LITTLE BY LITTLE
PETIT À PETIT
1970, Icarus Films, 92 min, France/Niger, Dir: Jean Rouch

The most cutting of Rouch's collaborative ethno-fictions, this playful satire of European-African relations follows Nigeriens Damoure Zika and Lam Ibrahim, who had formed an import-export company at the end of the director’s JAGUAR three years earlier. As their enterprise, “Little By Little,” expands, the two travel to France for business advice, where they fall into their own version of contemporary European life and recruit some unlikely workers.


THE MOUSE THAT ROARED
1959, Sony Repertory, 83 min, UK, Dir: Jack Arnold

“The Hilarious Story of How the Duchy of Grand Fenwick Waged War on the U.S. - and Won!” Jack Arnold (THE CREATURE FROM THE BLACK LAGOON) may have seemed a strange choice to helm this satirical comedy about a tiny nation going to war with America to lose, then reap massive foreign aid, but he succeeds beautifully. Peter Sellers riotously pulls off one of his first stabs at multiple roles, portraying Grand Duchess Gloriana, Minister Count Rupert Mountjoy and Tully Bascombe. Costarring Jean Seberg, Leo McKern and David Kossoff. “…nicely done and often hilarious.” – Don Druker, The Chicago Reader.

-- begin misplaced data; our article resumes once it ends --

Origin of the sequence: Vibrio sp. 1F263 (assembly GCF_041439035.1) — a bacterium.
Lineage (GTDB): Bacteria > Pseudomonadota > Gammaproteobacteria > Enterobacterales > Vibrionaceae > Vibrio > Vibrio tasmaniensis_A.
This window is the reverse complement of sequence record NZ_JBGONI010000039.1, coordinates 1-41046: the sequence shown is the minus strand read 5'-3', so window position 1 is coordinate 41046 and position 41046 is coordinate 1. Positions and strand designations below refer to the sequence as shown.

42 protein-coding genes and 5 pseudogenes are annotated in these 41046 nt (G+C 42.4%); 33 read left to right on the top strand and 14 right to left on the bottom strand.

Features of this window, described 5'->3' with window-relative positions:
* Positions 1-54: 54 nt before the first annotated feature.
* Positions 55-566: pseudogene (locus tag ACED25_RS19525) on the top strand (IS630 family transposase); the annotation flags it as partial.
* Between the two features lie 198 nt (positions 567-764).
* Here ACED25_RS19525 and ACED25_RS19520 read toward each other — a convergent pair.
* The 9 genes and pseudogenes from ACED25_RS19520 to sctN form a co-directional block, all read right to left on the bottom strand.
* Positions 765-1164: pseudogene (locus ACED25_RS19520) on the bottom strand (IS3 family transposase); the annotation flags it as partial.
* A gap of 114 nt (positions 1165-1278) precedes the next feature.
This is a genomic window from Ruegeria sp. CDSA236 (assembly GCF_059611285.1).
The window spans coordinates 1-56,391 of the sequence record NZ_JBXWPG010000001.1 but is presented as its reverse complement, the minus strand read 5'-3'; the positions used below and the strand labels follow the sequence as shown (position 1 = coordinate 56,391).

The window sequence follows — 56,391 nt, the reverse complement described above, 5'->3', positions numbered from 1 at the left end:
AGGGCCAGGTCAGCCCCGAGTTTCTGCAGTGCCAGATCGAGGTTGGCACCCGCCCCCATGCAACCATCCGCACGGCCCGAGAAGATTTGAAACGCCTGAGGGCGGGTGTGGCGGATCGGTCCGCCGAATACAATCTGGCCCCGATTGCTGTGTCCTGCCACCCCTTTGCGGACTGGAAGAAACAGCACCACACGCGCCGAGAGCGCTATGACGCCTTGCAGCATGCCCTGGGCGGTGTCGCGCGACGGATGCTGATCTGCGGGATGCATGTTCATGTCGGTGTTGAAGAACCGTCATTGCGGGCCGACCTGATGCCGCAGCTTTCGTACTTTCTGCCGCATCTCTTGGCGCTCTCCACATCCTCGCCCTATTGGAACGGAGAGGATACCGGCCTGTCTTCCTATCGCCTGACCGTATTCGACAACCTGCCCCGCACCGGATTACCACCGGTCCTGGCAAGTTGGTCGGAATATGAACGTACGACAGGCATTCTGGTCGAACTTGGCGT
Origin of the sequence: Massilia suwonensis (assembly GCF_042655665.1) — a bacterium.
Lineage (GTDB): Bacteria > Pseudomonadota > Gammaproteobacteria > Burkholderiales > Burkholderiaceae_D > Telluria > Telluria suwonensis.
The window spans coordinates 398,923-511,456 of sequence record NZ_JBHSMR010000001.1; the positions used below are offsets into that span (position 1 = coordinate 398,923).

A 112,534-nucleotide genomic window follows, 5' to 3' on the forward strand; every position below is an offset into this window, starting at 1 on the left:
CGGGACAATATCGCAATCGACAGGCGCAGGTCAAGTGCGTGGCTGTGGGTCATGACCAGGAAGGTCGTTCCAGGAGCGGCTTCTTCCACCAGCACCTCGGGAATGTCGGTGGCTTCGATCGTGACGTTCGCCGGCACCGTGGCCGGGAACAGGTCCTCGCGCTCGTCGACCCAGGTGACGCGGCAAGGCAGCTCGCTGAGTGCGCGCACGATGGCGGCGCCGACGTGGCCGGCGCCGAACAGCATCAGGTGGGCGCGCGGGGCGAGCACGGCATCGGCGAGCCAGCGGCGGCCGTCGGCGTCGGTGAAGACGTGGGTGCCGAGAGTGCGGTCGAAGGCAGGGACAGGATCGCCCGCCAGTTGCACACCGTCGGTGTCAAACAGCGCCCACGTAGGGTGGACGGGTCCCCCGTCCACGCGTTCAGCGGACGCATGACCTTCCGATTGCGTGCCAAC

STIR CRAZY
1980, Sony Repertory, 108 min, USA, Dir: Sidney Poitier

Directed by Sidney Poitier (star of LILIES OF THE FIELD and IN THE HEAT OF THE NIGHT), this classic comedy pairs Gene Wilder and Richard Pryor, whose chemistry and improvisation make this one of the most quotable films of all time. Struggling playwright Wilder and struggling actor Pryor head West to seek their fortune. Framed for a bank robbery they didn’t commit and sentenced to 125 years in jail, the two must appear in a prison rodeo in order to escape. Also features POLTERGEIST’s Craig T. Nelson and JoBeth Williams. “Yea, that’s right! That’s right! We bad!”


Syndicate content